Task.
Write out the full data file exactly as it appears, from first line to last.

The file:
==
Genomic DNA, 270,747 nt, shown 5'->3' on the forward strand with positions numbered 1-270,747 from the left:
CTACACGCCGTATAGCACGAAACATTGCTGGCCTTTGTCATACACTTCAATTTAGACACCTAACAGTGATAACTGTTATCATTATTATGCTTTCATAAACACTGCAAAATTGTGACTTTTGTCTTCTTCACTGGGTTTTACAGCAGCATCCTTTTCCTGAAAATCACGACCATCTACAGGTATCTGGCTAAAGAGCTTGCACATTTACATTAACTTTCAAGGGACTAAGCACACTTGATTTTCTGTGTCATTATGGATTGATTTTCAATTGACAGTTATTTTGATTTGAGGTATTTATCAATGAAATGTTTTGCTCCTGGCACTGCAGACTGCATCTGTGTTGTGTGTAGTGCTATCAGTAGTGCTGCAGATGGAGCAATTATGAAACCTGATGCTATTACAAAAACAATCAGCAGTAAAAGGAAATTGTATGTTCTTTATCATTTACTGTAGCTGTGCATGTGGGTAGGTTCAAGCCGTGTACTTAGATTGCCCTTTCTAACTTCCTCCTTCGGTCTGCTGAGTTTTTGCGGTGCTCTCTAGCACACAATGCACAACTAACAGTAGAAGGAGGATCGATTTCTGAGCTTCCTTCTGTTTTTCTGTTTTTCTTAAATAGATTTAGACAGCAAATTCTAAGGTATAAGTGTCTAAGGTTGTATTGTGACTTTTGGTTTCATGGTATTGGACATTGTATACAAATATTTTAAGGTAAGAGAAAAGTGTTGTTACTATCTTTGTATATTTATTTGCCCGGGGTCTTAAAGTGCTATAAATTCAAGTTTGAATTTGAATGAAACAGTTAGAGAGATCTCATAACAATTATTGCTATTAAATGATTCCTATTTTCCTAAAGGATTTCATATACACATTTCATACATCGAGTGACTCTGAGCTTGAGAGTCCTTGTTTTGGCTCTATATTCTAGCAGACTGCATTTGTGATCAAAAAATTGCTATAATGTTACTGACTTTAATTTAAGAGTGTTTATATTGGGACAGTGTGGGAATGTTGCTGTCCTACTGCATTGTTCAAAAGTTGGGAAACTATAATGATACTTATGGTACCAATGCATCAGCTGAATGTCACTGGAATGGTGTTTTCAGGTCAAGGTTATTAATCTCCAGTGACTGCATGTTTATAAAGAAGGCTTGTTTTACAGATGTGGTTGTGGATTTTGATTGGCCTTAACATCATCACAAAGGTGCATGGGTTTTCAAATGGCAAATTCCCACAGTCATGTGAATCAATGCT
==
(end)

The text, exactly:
Genomic DNA, 270,747 nt, shown 5'->3' on the forward strand with positions numbered 1-270,747 from the left:
CTACACGCCGTATAGCACGAAACATTGCTGGCCTTTGTCATACACTTCAATTTAGACACCTAACAGTGATAACTGTTATCATTATTATGCTTTCATAAACACTGCAAAATTGTGACTTTTGTCTTCTTCACTGGGTTTTACAGCAGCATCCTTTTCCTGAAAATCACGACCATCTACAGGTATCTGGCTAAAGAGCTTGCACATTTACATTAACTTTCAAGGGACTAAGCACACTTGATTTTCTGTGTCATTATGGATTGATTTTCAATTGACAGTTATTTTGATTTGAGGTATTTATCAATGAAATGTTTTGCTCCTGGCACTGCAGACTGCATCTGTGTTGTGTGTAGTGCTATCAGTAGTGCTGCAGATGGAGCAATTATGAAACCTGATGCTATTACAAAAACAATCAGCAGTAAAAGGAAATTGTATGTTCTTTATCATTTACTGTAGCTGTGCATGTGGGTAGGTTCAAGCCGTGTACTTAGATTGCCCTTTCTAACTTCCTCCTTCGGTCTGCTGAGTTTTTGCGGTGCTCTCTAGCACACAATGCACAACTAACAGTAGAAGGAGGATCGATTTCTGAGCTTCCTTCTGTTTTTCTGTTTTTCTTAAATAGATTTAGACAGCAAATTCTAAGGTATAAGTGTCTAAGGTTGTATTGTGACTTTTGGTTTCATGGTATTGGACATTGTATACAAATATTTTAAGGTAAGAGAAAAGTGTTGTTACTATCTTTGTATATTTATTTGCCCGGGGTCTTAAAGTGCTATAAATTCAAGTTTGAATTTGAATGAAACAGTTAGAGAGATCTCATAACAATTATTGCTATTAAATGATTCCTATTTTCCTAAAGGATTTCATATACACATTTCATACATCGAGTGACTCTGAGCTTGAGAGTCCTTGTTTTGGCTCTATATTCTAGCAGACTGCATTTGTGATCAAAAAATTGCTATAATGTTACTGACTTTAATTTAAGAGTGTTTATATTGGGACAGTGTGGGAATGTTGCTGTCCTACTGCATTGTTCAAAAGTTGGGAAACTATAATGATACTTATGGTACCAATGCATCAGCTGAATGTCACTGGAATGGTGTTTTCAGGTCAAGGTTATTAATCTCCAGTGACTGCATGTTTATAAAGAAGGCTTGTTTTACAGATGTGGTTGTGGATTTTGATTGGCCTTAACATCATCACAAAGGTGCATGGGTTTTCAAATGGCAAATTCCCACAGTCATGTGAATCAATGCT